When Lyft went public last month, its first day of trading was strong, with its share price closing at $78.29. That's $6.29 higher than its preopen share price of $72.
Then things took a turn. By day two, the ride-hailing company's share price fell to $69.01. It's been on a downhill slide ever since. As of Thursday's close, Lyft's share price was $58.36.
On Wednesday, investors filed two separate proposed class action lawsuits against Lyft, according to Bloomberg. They allege the company misrepresented its market position when it went public saying it dominated 39 percent of the ride-hailing market when it might actually be less. The cases were filed in San Francisco's state court where Lyft is headquartered.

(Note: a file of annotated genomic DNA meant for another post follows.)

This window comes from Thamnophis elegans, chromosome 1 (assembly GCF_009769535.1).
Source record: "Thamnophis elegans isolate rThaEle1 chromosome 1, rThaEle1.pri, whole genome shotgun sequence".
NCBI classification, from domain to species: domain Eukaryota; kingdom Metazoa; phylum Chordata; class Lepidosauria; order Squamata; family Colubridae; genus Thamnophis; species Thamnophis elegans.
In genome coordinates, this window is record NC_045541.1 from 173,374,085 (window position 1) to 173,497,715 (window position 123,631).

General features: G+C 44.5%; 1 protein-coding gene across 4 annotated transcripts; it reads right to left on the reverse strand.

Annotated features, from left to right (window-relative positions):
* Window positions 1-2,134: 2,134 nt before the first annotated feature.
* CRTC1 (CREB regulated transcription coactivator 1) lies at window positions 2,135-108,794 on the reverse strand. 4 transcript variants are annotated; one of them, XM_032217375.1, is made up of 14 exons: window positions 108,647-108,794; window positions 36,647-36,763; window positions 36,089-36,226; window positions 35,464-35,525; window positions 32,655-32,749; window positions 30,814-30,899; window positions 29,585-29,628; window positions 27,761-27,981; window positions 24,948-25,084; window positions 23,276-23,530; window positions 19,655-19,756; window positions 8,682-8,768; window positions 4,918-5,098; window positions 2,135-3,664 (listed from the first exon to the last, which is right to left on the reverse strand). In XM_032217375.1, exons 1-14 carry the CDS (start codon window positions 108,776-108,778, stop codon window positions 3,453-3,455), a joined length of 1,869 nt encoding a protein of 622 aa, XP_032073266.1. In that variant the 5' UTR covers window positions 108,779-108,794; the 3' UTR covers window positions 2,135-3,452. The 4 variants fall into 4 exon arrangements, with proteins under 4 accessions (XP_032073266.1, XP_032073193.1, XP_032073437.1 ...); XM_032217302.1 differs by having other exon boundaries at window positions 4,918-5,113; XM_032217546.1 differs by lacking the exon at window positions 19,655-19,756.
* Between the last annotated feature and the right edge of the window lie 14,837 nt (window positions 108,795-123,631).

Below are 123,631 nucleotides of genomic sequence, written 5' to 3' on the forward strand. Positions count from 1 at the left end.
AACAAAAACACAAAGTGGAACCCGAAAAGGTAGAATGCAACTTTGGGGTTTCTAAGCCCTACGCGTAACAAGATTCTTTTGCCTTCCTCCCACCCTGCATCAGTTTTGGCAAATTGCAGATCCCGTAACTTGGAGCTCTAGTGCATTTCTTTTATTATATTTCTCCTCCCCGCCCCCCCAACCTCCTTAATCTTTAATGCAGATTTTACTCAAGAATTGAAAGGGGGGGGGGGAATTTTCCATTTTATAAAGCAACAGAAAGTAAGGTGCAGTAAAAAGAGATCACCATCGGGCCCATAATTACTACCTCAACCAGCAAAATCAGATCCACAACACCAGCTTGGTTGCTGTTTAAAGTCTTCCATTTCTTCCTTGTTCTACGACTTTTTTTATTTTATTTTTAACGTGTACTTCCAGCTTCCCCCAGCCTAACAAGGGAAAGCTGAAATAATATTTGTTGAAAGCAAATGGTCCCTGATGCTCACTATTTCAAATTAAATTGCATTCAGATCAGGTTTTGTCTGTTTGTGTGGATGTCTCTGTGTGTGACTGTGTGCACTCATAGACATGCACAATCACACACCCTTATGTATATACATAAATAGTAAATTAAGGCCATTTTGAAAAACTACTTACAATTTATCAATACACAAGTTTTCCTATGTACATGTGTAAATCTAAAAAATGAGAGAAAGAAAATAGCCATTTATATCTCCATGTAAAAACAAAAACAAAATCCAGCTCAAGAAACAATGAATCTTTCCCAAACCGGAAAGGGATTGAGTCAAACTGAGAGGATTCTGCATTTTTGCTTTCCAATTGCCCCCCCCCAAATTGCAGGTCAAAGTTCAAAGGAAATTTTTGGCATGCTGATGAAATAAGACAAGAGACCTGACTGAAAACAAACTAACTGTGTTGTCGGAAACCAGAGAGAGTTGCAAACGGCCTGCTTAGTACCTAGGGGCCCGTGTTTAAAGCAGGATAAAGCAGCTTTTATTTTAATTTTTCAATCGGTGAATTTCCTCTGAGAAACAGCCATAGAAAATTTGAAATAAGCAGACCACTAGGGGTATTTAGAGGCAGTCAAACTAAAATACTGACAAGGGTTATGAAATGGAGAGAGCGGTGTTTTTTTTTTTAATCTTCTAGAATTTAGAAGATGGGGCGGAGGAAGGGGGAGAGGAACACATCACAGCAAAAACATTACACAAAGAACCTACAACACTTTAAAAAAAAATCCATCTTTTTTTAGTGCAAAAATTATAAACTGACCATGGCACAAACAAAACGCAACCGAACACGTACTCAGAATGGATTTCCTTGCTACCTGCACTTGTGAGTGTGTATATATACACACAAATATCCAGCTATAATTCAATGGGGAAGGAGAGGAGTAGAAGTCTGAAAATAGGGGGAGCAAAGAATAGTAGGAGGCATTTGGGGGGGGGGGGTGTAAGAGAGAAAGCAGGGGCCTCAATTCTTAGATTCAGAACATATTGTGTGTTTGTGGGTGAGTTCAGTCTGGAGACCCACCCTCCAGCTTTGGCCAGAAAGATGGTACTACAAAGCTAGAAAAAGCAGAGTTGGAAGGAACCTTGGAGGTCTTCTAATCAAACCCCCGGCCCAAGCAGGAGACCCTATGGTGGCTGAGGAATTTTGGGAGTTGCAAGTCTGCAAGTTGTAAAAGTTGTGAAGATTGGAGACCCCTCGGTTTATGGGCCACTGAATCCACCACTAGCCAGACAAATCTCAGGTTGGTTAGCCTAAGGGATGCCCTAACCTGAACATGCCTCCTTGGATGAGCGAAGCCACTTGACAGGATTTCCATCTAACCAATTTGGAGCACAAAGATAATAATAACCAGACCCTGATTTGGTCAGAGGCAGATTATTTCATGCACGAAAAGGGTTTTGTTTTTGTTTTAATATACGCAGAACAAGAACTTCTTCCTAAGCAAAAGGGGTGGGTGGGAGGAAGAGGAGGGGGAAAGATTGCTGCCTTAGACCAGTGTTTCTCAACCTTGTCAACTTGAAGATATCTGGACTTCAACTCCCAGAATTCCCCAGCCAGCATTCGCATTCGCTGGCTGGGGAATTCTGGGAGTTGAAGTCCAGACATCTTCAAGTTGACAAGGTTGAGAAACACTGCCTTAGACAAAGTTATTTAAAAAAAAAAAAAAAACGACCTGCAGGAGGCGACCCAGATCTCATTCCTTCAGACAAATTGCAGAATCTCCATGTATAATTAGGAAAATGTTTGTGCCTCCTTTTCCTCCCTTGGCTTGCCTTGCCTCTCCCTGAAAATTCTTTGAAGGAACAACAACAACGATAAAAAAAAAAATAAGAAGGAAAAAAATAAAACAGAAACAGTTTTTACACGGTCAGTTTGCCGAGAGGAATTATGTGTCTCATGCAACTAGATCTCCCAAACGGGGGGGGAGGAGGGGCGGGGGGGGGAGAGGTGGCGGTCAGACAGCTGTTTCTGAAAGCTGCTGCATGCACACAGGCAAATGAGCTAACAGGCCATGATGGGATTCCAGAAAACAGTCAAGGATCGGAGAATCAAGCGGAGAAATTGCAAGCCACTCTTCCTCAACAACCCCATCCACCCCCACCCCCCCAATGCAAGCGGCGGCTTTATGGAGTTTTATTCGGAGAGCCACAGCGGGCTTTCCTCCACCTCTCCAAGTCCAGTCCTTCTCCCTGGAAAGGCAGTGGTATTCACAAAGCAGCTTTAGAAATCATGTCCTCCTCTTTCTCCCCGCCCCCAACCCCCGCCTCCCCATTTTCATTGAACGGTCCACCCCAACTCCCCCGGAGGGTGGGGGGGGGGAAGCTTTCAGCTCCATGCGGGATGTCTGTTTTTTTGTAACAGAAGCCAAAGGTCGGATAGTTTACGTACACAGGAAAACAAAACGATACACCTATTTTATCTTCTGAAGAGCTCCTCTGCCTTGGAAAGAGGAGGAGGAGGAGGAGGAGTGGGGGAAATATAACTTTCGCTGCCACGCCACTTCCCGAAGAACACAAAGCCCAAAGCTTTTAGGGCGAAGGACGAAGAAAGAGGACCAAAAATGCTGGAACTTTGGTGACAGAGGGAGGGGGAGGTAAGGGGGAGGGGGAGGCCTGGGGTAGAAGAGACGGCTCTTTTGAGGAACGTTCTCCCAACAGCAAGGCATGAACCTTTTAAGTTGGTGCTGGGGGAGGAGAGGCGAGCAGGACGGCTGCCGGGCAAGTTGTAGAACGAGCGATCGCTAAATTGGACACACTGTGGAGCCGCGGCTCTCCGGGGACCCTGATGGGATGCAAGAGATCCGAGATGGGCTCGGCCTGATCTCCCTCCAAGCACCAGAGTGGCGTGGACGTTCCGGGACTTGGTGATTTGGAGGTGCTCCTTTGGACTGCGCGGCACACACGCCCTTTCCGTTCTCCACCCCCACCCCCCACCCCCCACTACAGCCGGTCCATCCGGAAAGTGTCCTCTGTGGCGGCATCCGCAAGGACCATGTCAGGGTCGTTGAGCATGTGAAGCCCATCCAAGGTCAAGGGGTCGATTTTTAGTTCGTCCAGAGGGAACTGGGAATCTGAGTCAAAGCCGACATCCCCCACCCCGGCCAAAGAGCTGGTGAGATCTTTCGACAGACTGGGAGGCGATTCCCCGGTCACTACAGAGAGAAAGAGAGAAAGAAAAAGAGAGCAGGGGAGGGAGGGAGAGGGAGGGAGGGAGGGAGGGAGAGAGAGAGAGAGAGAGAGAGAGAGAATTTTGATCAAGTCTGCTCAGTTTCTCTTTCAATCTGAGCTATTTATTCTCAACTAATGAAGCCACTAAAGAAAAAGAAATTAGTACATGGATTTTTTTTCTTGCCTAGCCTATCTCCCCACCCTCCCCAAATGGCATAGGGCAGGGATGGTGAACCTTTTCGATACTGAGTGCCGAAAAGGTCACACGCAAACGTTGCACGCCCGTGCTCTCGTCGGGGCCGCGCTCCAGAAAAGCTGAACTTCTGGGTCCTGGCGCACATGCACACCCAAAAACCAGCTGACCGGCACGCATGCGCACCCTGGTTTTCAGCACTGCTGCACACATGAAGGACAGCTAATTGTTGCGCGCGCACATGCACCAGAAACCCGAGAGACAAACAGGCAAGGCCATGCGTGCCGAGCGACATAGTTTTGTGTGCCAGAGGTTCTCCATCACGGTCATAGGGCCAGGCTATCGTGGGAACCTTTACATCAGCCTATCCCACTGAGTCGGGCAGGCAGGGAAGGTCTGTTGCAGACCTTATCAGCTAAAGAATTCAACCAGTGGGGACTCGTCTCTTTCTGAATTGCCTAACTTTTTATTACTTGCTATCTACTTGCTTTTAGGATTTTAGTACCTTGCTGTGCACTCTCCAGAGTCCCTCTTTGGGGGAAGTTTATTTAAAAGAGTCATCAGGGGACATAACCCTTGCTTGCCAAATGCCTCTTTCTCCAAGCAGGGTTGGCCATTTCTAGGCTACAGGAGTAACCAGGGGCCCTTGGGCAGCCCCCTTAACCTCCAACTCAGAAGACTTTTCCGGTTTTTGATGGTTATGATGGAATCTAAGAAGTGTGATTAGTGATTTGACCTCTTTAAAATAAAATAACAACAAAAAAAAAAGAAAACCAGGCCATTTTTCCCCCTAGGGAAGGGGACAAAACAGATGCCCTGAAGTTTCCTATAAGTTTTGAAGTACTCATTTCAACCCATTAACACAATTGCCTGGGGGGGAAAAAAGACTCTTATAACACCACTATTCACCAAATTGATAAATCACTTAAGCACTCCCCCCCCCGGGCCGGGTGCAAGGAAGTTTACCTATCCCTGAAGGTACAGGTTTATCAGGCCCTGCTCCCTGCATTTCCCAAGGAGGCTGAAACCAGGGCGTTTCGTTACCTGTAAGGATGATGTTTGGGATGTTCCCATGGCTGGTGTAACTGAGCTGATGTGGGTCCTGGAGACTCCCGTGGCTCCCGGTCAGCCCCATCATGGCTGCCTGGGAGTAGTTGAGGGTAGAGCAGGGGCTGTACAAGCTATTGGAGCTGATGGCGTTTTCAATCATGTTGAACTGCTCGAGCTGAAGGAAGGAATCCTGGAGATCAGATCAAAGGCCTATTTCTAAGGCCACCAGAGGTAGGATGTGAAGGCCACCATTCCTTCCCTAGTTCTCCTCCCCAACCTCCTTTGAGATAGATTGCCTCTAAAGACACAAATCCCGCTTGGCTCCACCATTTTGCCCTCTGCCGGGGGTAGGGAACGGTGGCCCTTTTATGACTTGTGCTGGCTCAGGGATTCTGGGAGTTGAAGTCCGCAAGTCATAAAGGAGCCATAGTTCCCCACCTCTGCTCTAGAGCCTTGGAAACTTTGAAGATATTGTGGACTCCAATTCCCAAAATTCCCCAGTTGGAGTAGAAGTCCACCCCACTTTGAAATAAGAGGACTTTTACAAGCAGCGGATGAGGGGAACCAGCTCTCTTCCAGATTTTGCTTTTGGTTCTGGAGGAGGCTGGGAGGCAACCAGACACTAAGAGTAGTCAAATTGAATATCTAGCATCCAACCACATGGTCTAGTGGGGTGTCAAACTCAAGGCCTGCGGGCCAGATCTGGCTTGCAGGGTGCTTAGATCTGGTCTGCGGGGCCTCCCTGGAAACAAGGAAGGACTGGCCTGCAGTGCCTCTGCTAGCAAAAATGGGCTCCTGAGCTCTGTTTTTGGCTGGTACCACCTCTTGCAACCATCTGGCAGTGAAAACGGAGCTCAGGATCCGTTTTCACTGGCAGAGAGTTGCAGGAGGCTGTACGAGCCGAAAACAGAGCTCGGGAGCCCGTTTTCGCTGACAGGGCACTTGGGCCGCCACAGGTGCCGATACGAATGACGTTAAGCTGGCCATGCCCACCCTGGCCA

Lyft was the first tech unicorn to go public in 2019, a year that's predicted to be full of Silicon Valley initial public offerings. Lyft rival Uber publicly filed with the US Securities and Exchange Commission last week for what could be the largest IPO in US history. In the days following Uber's filing, Lyft's stock dipped dramatically to an all-time low of $56.11 on Monday.
A Lyft spokeswoman declined to comment on the lawsuits.